Spotify v. Apple Music

In an age of streaming giants, two music services reign supreme. Apple Music and Spotify distinguish themselves with larger libraries and extensive features.

Each service has such a massive library that you’ll rarely come across missing songs. Apple has the occasional, temporary exclusive tracks, such as Chance the Rapper’s Coloring Book, which was exclusive for three weeks. While these songs are on Apple Music first, they always make their way to Spotify. Spotify, on the other hand, has loads of exclusive content including Spotify Sessions and commentary. This is great for people who like covered, acoustic, stripped, and live versions of songs. While individuals might have a preference over the library differences, they’re close enough to be considered a tie.

In the pricing scene, each service offers individual plans ($9.99/month, $4.99/month for students) and family plans for up to six people ($14.99/month). Spotify’s student plan also offers free subscriptions to Hulu and SHOWTIME, which is a temporary promo, but a nice addition. Only Spotify boasts an ad-driven free plan and it gives it points in the social category. A Spotify link can be listened to by anyone on any device, but if you have Apple Music, sharing a song requires a subscription. Spotify also allows friends to collaborate on the same playlist through shared link – a service Apple still has yet to offer.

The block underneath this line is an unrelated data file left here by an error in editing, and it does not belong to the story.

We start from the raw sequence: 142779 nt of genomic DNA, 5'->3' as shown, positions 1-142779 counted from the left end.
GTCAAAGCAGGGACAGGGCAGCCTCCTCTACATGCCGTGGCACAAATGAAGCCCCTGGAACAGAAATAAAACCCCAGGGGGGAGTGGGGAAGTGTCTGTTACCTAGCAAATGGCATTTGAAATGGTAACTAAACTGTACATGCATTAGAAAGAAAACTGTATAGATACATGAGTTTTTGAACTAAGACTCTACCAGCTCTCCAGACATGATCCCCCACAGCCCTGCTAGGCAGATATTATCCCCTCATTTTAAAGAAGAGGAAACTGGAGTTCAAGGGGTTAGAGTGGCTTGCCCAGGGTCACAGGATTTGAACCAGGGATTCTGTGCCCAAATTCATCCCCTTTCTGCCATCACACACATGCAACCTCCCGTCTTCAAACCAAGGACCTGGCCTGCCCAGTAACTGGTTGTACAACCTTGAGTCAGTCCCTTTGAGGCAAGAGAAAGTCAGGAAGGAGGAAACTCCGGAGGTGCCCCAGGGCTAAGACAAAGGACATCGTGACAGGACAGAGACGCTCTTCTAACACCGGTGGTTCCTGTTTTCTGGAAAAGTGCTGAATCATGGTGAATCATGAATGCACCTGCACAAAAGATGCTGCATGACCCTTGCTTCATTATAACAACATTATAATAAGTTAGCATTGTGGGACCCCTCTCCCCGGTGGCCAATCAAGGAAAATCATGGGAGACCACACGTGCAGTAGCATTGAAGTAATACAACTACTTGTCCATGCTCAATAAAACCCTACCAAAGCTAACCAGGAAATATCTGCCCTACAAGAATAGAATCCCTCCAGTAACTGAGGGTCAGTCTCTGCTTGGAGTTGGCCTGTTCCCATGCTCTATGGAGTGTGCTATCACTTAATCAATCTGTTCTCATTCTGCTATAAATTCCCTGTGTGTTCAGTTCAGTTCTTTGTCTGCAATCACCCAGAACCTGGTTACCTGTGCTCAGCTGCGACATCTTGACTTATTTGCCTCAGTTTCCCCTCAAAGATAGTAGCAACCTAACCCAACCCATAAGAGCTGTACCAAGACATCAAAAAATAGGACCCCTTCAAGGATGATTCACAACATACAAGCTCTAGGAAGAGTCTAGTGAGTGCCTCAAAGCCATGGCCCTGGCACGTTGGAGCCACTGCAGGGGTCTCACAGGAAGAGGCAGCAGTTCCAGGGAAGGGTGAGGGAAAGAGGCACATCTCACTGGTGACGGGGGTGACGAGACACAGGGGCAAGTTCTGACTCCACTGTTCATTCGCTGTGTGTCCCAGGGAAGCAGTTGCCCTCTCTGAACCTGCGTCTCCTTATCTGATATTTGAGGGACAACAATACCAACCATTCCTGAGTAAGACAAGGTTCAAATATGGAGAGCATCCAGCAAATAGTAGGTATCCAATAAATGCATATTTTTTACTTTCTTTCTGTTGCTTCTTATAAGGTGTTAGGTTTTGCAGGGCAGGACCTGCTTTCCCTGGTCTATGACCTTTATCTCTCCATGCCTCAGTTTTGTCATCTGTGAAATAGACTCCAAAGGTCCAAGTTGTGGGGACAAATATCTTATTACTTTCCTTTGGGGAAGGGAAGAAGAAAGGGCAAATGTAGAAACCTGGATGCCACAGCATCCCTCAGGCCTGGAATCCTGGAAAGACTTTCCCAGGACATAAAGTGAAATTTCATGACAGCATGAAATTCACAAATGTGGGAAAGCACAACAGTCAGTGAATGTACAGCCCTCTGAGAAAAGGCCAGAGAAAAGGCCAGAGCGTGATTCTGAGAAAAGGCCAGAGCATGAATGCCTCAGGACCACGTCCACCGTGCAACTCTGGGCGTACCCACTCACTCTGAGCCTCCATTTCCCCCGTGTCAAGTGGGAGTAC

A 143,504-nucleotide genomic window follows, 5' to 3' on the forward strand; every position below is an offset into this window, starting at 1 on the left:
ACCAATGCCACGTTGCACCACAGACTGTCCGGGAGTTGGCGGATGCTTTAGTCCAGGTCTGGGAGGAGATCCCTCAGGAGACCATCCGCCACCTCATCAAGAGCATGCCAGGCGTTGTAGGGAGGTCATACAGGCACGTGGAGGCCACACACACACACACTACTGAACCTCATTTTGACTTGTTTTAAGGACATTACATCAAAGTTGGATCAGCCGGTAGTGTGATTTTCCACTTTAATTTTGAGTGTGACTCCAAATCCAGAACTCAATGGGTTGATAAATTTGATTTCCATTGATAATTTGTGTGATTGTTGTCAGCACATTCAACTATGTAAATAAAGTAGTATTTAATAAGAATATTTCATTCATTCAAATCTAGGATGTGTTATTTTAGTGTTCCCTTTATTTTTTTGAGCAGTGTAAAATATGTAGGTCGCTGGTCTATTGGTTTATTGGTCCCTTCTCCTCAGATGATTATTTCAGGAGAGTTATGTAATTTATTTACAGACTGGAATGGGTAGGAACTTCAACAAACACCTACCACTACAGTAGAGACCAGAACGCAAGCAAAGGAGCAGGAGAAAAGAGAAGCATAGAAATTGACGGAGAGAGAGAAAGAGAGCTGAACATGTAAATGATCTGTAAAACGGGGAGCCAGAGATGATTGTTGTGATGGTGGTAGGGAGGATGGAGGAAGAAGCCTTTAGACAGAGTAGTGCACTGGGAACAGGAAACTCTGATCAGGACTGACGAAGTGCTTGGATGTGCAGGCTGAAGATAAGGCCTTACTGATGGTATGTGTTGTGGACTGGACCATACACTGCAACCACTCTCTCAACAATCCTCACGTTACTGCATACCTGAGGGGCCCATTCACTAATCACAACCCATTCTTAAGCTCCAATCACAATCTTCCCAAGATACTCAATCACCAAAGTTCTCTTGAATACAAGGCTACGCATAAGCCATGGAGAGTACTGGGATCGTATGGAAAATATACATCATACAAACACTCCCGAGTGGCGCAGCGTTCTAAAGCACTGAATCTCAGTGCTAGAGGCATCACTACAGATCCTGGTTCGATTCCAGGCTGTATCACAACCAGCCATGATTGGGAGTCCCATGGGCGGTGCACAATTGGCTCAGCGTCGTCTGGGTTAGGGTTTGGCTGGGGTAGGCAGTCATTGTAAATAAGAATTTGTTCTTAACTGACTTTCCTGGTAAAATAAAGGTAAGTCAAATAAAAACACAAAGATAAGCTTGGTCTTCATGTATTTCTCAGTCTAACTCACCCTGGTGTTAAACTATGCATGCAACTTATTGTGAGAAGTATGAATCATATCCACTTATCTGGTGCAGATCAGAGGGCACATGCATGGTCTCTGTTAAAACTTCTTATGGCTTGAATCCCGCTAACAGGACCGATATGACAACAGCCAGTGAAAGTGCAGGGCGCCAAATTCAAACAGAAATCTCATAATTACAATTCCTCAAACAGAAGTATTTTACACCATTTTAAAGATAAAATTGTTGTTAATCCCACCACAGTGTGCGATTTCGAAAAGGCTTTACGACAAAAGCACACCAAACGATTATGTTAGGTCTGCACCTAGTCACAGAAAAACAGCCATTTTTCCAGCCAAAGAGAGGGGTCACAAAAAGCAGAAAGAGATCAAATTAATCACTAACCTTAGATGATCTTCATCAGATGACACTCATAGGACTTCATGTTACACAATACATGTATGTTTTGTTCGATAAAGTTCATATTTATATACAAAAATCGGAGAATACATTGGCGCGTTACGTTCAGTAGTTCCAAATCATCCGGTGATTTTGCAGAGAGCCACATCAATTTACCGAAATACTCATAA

There is one place where Apple Music shines brighter: auxiliary content. While you’re listening to Apple Music, the service will often suggest the music video, which adds to the listening experience. Apple also offers full lyrics for every song and the ability to pull up a song with just lyric fragments. Next time you only remember a few words from a song on the radio, you’ll be able to find it with Apple Music’s search engine.
Spotify’s parallels are cool additions, but definitely don’t beat out Apple. Their dynamic covers allow artists to loop a short clip while their song is playing. The app also syncs with Genius lyrics on a very limited selection songs to provide tidbits of information as you’re listening about the artist and song. Spotify offers 3rd party integration though, allowing developers to create web-apps that you can add on to Spotify. These apps can be super useful, like automatically creating playlists from concert setlist (through Setify) or populating playlists with every new song from artists you follow each week (Spotify Companion).

Spotify’s final strength is its suggestion algorithms. Spotify uses the playlists you listen to (curated and personal) and songs you listen to to create a “taste-map.” That taste-map then suggests songs to you in Release Radar, Discover Weekly and other personalized playlists. You can like and dislike songs, creating an even more tailored selection. Apple has similar alternatives, but Spotify’s suggestions are spot-on almost every time.
All in all, Apple Music and Spotify both have great features, and it’s mostly a matter of personal preference. For me it’s Spotify’s superior suggestion algorithms, web-app integration, ad-based free version and collaborative playlists that take the cake.

Jason Theisen
staff writer

Graphic: Jiah Lee

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